That's when I started saying, "thank you."
I must've peppered a few dozen more "thank yous" into my incoherent babbling as he filled me in on the process, and asked me to please not tell anyone but my significant other until the press release went out on Monday.
We said goodbye. Then I got off the phone and cried a little.
When I found out way back in 2013 that my second screenplay was a mere quarterfinalist in the competition for the Nicholl Fellowship, I cried as well. As a fledgling screenwriter, I did not yet know that the industry doesn't really care about quarterfinalists. I probably wouldn't have cared, though. It was my first bit of "official" recognition and it felt great.
Since then, I've written I think ten more feature-length scripts, and probably another twenty short film scripts. I've had a number of those shorts and one feature produced. I have written and published two novels, a book of visual art, and a collection of short stories. I've submitted a lot of my work to a lot of people, and endured a lot of rejection as a result. I have entered a poop-ton of contests, with positive-but-not-dramatic results.
This is not like that.
This is a finalist spot in the freakin' Nicholl.
As the contest put on by the Academy of Motion Pictures (the people who do the Oscars), the Nicholl is the most prestigious of all contests. In less than a month, five Nicholl fellows will be chosen from among the finalists. These fellows will be fêted at a special event, then taken around town and given free bottles of water by a lot of the major Hollywood players. It's a big flippin' deal. Also, it comes with money.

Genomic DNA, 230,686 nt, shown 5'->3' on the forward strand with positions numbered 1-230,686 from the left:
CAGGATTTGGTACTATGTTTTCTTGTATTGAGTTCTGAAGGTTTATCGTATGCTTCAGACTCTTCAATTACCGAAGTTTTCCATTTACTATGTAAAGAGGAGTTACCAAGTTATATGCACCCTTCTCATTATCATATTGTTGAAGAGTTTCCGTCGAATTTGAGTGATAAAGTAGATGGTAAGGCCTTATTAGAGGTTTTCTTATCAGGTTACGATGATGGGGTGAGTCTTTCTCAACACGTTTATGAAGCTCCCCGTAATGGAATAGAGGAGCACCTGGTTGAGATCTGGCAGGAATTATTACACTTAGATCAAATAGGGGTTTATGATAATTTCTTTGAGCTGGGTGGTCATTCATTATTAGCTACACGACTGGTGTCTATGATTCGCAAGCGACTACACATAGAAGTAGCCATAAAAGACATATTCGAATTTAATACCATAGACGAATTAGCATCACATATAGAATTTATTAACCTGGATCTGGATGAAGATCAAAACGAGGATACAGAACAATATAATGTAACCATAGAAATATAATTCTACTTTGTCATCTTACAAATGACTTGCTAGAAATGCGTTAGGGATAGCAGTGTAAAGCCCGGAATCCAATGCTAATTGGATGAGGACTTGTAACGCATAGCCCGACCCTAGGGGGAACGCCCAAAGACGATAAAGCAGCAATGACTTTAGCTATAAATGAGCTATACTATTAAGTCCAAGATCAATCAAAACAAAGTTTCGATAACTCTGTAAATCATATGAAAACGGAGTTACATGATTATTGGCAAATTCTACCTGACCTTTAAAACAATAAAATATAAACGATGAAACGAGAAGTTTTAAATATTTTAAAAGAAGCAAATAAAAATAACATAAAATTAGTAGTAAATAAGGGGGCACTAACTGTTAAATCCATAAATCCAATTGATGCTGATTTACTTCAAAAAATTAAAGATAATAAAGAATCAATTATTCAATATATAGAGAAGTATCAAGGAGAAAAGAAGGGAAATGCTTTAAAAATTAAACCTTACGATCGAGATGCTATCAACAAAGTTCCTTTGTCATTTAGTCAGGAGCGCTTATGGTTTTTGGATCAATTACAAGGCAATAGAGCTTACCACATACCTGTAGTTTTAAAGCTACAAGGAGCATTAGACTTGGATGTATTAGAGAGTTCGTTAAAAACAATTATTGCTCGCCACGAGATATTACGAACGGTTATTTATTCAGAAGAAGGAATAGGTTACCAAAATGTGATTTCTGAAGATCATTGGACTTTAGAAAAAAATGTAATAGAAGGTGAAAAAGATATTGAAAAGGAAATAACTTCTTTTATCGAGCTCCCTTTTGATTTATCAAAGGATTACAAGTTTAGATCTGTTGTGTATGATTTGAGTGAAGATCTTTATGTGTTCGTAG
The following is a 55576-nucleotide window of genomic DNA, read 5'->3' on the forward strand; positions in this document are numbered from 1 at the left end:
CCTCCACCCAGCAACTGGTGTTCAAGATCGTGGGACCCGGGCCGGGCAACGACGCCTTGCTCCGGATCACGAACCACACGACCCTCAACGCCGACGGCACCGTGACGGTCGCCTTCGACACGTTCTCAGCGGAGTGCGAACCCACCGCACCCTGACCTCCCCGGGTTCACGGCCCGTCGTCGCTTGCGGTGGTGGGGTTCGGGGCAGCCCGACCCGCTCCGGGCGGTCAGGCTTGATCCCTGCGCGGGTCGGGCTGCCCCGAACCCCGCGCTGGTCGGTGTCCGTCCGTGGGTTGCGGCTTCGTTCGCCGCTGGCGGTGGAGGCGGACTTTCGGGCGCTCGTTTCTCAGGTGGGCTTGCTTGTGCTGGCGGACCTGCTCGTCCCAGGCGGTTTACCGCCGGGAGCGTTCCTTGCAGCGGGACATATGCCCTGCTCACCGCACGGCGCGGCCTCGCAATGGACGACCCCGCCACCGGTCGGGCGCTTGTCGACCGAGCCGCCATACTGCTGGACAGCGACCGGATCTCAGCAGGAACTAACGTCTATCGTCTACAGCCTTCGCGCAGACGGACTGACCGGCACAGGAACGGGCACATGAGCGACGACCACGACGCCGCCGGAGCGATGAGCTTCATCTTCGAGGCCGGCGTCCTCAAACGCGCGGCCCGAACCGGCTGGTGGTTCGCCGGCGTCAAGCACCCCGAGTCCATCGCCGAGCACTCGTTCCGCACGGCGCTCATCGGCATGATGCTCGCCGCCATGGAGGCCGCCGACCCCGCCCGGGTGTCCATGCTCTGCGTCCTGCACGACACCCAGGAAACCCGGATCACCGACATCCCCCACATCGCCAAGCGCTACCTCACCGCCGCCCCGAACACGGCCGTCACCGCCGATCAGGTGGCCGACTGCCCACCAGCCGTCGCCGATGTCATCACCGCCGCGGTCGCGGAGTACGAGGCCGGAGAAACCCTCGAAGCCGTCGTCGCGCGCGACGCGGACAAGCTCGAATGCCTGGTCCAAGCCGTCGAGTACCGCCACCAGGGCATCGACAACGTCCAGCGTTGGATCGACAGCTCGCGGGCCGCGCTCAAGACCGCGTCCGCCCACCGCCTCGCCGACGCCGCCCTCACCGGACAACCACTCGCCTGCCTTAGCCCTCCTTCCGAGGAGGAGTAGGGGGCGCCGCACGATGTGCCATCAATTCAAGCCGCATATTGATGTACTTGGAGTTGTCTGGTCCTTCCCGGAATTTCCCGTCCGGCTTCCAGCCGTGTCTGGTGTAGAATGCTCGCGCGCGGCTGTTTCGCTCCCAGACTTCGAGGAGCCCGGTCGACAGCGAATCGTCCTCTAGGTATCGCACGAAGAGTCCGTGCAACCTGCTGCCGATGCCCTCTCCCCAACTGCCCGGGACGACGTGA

I look at the glaring faults in the draft I submitted and figure I probably won't win. That hardly matters, though, because Nicholl Finalists are taken seriously. They get read by all the major agencies. There is buzz, and things happen.
It's still a long path to professional screenwriting. But this is a huge milestone, so I'd like to pause and thank a few of the people who've been instrumental in my process:
- My wife, for her complete intolerance of sexism, sentimentality, and comma splices in all of my work.
- My parents, siblings, and son, for their unwavering and enthusiastic support.
- My fellow Olive-Garden-server alum Austin Herring, for reading countless drafts of countless scripts along the way. Austin is my go-to guy for smart, challenging, brutal notes, and deserves a lot of the credit for the sort of writer I am today. As my primary screenwriting mentor, Austin has relentlessly demanded that I be excellent whenever I wanted to settle for "good enough." He also directed my first produced short and feature films. Boom!
- My childhood friend Aaron Harvey, for being the very first one to suggest I try screenwriting, for supporting my work along the way, and for feeding me a steady stream of Hollywood insight and scripts-he-really-shouldn't-be-sharing.
- Ben Joyner, Jacob Kirby, Matt Nunn, and Jared Freeman, four other talented directors who worked with me to get my writing on film in interesting ways that only they could've managed.
- My primary online gurus Scott Myers, John August, Craig Mazin, and Terry Rossio, for offering their accumulated wisdom absolutely free—a welcome antidote to the many predatory, not-particularly-useful "professional gurus" running around out there.
- My many, many other vocal cheerleaders: friends past and present who have inquired about my progress, cheered my successes, and often tangibly supported my film projects over the past few years. It takes a village to raise a screenwriter. Y'all have been my village, and I'm enormously grateful.